Re-using clothes saves CO2
Each kg of clothes donated saves 4 kg of CO2!
Help save the Environment
By donating unused clothes you contribute to the good health of our planet. Production of new cotton as well as other textile fibers puts a strain on the environment:
To produce 1 lb. of clothes -that is 1 pair of trousers – requires on average:
- 10,000 lb. of water
- 0.5 lb. of fertilizers
- 0.4 oz. of pesticides
and results in emissions of:
- 6 lb. of greenhouse gases
When you donate clothes for reuse and recycling you contribute to saving more than half of this.
In the following we go though the calculations.
How much CO2 is saved?
There are no calculations available from the US, but recently a detailed analysis, based on an initiative from the Gaia-Movement, was published by the Danish Technological University. Open or download the article:
“Environmental benefits from reusing clothes” from the scientific magazine “Int. Journal of Life Cycle Assessment”, 2010.
The report calculated the environmental benefits of recycling clothes using a cotton T-shirt and trousers of mixed polyester/cotton fibers. These represent very well the average clothing items.
You can also read this environmental report from UFF Norway, describing how their activities save 5 kg of CO2 for every kg of clothes collected. UFF Norway Enviromental Report
One of the crucial issues calculated in the study is to what degree used clothes replaces new clothes.
By interviewing thrift store shoppers in Scandinavia and Eastern Europe, the study found that between 2/3 and 3/4 of the items would replace new ones.
So, nearly all customers in thrift stores who buy a set of used trousers, do this instead of buying new trousers.
If thrift store shoppers still bought the same amount of new clothes, there would be no environmental gains, but the study show clearly that used clothes replaces new., and thus saves on the global resources.
On average 1 lb. of clothes that is sold as second hand clothes save 5.9 lb. of CO2.
The clothes that are recycled into wipers and fibers also contribute to a better environment. Energy and resources are saved when recycled fibers are used instead of having to produce new ones.
On average 1 lb. of clothes recycled into fibers save 1.7 lb. of CO2.
Given the mix of how the clothes from a collection bin in the US are used the final result is that:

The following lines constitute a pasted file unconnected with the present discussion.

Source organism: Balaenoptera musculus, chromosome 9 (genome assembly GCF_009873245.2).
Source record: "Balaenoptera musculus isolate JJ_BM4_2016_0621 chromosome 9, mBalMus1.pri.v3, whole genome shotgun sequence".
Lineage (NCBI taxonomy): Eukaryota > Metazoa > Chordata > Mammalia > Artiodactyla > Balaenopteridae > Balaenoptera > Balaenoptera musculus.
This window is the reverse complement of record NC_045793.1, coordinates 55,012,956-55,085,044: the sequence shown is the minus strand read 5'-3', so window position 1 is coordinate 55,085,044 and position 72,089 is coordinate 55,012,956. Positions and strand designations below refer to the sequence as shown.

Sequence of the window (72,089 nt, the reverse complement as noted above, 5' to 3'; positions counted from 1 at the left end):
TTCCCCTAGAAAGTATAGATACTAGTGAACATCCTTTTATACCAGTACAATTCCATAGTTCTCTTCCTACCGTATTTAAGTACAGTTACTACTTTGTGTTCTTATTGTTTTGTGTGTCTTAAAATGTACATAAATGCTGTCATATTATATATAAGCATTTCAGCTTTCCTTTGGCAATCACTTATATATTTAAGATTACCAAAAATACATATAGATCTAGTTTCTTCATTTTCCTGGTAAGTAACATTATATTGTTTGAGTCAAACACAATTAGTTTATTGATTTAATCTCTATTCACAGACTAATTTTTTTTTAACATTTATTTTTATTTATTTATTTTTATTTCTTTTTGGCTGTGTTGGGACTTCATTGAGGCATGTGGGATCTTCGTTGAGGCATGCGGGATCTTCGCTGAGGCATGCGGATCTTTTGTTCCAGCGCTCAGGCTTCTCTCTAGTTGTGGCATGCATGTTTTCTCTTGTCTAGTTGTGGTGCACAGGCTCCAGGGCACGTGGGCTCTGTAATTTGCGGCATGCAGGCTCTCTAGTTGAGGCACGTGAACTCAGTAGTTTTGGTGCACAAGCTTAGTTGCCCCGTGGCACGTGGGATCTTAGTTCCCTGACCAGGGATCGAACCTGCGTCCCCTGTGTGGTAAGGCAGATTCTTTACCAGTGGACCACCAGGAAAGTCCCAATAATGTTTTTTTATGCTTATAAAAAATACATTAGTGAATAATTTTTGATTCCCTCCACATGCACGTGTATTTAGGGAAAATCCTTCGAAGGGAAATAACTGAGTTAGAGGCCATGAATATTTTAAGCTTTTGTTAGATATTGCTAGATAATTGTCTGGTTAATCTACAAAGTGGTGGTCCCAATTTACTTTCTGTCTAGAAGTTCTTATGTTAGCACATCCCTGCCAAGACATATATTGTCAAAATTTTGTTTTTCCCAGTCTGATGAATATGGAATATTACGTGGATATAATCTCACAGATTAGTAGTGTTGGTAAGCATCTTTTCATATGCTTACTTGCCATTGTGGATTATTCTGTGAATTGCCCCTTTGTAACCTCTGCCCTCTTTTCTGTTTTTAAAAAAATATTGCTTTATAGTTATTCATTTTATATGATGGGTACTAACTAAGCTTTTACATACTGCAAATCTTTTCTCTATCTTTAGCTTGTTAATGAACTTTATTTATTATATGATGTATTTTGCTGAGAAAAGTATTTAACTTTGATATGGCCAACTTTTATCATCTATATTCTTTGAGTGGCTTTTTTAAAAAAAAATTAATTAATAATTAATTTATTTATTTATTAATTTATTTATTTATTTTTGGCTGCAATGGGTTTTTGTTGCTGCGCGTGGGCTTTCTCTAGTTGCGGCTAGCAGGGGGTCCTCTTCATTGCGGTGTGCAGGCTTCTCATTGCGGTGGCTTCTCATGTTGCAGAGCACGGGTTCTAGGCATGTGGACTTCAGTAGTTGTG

Environmental savings by giving clothes to a clothes bin:
1 lb. of clothes:
~ 3.6 lb. CO2
~ 6,000 lb. water
~ 0.3 lb. fertilizer
~ 0.2 oz. pesticides
Donate your unused clothes
The average American consumes 70 pounds of clothing and other textile products a year. Instead of taking up space in your closets, drop off your clothes when it suits you best for example in one of the many drop-off bins.
The baled clothing is shipped to graders who sort the clothing in up to 200 categories according to type, style, color, and quality. Most of the used clothes are typically sold to third world nations to clothe the worlds poorest.
Clothes recyclers are capable of delivering a pair of pants in clean, damage-free condition to the east coast of Africa for $ 0.34 a pair and sweaters to Pakistan for $ 0.12 each.
About 20 percent of the material processed becomes wiping and polishing cloths.
Finally, 26 percent is converted into fiber to be remade into recycled textile products.
Some of the clothing is sold to local thrift stores. These play an important role in American society. Students find bargains on vintage (read: trendy) and brand-name items. Large families with growing children find buying secondhand the only way to keep every child well-clothed.
Approximately 4 percent of the contents of US landfills is made up of un-recovered textiles which is almost 100 percent recyclable.
Only about 15% of US clothes are currently recycled.
Start a tradition of reusing and recycling your clothes.
By donating clothes you can therefore help to take care of the environment which needs your protection because the resources of our planet are not endless and modern development puts greater and greater strain on its land, water and air.